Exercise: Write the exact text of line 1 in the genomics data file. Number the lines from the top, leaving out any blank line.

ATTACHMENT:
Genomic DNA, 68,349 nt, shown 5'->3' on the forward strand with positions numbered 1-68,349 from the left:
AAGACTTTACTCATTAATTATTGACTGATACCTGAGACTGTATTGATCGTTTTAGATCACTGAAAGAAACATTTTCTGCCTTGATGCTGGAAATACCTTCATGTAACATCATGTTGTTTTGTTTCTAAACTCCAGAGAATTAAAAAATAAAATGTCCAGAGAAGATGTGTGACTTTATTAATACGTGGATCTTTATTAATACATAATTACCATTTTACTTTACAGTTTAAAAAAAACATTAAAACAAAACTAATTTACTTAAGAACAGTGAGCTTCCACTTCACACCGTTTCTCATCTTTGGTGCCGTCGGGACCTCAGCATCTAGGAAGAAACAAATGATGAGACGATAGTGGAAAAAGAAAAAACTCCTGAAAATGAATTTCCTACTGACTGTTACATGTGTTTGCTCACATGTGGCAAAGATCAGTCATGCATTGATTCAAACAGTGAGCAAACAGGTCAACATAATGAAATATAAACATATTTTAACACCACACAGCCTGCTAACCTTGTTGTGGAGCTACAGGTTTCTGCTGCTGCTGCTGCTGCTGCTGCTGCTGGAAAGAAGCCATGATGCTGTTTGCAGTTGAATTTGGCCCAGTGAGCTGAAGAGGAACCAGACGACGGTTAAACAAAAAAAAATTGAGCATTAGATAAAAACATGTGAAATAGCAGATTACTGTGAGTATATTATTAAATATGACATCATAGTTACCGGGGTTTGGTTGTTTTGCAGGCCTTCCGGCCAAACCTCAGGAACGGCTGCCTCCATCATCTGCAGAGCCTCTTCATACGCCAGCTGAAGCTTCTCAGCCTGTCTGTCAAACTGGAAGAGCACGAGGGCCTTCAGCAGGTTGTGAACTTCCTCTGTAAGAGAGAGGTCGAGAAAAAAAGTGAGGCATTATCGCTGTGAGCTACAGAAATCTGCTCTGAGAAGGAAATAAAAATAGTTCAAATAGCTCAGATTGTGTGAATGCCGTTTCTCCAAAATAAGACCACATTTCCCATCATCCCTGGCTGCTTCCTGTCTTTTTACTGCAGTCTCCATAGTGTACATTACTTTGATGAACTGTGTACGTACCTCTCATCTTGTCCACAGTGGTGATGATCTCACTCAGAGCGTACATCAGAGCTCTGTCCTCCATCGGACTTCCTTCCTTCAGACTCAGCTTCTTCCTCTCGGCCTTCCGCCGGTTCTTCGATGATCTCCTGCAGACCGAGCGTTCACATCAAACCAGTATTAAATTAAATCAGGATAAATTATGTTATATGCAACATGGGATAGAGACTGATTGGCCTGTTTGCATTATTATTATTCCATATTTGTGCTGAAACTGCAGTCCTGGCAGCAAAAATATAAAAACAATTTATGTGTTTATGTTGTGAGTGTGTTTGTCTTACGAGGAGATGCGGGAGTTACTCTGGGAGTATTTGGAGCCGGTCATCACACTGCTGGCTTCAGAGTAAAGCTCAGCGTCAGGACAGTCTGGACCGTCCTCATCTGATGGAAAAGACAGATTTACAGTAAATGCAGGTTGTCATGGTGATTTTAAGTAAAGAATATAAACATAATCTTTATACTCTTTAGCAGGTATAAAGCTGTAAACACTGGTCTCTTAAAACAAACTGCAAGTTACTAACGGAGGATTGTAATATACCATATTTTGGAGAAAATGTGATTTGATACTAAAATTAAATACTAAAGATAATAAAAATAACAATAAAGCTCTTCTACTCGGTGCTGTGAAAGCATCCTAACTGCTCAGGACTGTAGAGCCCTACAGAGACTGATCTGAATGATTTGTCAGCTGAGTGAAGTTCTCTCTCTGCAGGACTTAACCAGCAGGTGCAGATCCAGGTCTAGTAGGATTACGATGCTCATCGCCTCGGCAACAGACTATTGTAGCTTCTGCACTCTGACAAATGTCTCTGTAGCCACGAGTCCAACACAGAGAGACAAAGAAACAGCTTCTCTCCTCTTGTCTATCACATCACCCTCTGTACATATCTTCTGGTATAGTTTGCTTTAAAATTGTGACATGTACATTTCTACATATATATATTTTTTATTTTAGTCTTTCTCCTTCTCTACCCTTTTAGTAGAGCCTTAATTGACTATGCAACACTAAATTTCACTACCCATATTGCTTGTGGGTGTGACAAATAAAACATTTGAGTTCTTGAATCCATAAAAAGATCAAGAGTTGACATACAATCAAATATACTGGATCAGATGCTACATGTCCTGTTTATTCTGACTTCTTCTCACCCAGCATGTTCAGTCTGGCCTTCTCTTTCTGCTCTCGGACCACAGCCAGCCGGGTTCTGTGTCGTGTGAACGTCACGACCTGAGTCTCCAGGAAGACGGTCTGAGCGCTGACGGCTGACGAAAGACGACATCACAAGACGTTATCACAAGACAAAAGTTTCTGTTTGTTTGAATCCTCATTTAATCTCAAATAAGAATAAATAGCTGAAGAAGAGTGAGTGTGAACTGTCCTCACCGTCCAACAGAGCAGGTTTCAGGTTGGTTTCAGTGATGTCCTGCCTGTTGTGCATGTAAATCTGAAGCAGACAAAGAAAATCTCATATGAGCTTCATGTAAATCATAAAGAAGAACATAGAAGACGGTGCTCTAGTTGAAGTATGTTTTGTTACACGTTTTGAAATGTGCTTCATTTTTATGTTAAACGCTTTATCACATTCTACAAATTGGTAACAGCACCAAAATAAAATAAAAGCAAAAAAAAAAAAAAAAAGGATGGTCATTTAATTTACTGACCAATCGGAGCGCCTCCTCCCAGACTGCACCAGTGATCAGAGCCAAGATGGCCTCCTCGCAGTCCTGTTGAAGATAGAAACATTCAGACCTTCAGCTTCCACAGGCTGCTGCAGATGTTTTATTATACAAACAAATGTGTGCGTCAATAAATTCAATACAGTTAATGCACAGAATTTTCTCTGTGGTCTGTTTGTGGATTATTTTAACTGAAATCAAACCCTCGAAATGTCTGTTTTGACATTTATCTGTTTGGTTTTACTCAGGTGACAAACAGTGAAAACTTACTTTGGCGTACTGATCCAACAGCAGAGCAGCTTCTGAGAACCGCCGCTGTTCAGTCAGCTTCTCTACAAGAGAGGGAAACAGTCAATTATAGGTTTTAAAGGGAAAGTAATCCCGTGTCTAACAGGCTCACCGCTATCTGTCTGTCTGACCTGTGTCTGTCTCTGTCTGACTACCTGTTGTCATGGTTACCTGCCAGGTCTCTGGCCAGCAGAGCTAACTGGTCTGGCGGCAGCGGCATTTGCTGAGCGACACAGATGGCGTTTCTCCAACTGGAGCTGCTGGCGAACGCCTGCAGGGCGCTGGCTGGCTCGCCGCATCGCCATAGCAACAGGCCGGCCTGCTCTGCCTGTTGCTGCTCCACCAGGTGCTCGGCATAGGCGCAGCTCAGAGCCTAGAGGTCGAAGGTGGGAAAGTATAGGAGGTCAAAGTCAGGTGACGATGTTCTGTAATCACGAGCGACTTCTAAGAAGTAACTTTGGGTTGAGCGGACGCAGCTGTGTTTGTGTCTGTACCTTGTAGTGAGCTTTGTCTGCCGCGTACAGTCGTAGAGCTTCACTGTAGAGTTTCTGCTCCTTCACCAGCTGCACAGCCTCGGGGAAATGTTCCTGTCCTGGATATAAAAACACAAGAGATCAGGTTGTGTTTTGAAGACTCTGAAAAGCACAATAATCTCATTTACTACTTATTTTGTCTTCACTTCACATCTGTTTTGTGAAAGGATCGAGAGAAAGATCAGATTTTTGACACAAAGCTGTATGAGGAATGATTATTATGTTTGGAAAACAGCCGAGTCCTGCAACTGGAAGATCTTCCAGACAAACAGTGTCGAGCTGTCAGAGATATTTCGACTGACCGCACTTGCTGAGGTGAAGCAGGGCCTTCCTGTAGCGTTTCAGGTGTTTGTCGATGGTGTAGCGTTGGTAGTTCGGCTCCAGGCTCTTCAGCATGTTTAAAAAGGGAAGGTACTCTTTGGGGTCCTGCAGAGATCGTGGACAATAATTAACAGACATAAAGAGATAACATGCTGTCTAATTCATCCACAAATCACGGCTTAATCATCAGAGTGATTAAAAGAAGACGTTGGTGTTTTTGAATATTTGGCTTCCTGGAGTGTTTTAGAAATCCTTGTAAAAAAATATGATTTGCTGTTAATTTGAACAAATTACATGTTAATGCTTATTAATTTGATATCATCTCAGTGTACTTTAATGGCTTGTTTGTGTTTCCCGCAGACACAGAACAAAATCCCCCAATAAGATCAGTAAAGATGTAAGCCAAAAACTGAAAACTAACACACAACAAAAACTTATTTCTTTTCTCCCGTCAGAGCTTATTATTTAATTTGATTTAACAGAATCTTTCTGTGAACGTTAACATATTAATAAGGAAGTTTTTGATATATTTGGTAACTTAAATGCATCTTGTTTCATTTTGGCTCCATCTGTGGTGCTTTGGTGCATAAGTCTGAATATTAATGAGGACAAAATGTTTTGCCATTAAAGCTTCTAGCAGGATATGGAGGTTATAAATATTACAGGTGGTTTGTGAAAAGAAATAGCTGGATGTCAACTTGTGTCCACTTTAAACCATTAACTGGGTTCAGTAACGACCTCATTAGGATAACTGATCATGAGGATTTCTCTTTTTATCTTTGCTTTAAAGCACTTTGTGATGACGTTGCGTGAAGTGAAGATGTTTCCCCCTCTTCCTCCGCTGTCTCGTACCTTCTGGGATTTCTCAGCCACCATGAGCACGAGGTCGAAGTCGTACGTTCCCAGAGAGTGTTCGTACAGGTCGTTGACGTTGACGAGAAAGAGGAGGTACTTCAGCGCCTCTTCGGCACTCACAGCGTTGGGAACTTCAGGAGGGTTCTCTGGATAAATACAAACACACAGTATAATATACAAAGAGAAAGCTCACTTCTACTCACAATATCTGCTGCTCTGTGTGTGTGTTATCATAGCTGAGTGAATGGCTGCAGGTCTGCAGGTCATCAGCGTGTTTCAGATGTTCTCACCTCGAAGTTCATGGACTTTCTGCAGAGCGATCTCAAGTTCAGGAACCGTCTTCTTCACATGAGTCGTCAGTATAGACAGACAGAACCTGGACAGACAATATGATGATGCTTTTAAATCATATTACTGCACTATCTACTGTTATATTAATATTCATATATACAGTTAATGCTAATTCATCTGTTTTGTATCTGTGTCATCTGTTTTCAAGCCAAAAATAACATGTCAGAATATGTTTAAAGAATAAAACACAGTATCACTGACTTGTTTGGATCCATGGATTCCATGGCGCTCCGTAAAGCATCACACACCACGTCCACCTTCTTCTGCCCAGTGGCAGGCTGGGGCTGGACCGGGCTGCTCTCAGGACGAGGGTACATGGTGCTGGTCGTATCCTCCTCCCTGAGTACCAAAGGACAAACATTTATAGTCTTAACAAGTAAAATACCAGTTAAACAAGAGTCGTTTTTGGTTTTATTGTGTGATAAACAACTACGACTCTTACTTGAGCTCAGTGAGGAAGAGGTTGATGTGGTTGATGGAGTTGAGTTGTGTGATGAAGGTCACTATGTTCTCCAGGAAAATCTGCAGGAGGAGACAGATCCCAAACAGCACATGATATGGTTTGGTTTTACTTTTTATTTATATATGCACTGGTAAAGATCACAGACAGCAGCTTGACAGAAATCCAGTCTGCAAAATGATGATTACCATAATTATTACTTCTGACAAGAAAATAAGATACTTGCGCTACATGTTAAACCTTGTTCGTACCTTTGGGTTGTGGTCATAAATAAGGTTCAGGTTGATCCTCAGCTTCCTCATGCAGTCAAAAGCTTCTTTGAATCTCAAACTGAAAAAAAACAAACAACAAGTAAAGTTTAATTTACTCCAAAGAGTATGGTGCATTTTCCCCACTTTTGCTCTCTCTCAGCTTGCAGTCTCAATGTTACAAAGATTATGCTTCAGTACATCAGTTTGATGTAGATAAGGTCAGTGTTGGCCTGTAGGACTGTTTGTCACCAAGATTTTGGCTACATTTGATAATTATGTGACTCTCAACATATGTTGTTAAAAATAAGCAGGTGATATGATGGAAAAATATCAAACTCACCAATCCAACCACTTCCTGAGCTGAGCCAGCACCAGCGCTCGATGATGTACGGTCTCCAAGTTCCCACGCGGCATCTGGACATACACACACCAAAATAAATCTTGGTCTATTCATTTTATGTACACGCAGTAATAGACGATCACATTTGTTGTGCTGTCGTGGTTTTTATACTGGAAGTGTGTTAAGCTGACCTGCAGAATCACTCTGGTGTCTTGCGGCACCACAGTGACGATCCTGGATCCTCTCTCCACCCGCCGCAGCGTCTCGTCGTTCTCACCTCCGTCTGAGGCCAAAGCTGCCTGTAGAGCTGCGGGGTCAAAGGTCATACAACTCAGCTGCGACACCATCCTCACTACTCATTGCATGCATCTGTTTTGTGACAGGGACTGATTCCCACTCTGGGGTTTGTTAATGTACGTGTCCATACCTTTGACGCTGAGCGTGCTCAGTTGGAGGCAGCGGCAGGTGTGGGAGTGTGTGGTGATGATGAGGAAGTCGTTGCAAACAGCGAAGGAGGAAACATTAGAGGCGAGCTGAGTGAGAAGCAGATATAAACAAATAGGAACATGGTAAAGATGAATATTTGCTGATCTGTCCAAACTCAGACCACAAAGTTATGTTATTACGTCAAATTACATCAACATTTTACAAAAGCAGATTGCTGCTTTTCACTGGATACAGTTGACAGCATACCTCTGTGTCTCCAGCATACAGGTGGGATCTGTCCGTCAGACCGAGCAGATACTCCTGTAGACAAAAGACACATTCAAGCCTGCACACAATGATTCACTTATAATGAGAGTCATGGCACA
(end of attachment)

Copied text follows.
Genomic DNA, 68,349 nt, shown 5'->3' on the forward strand with positions numbered 1-68,349 from the left: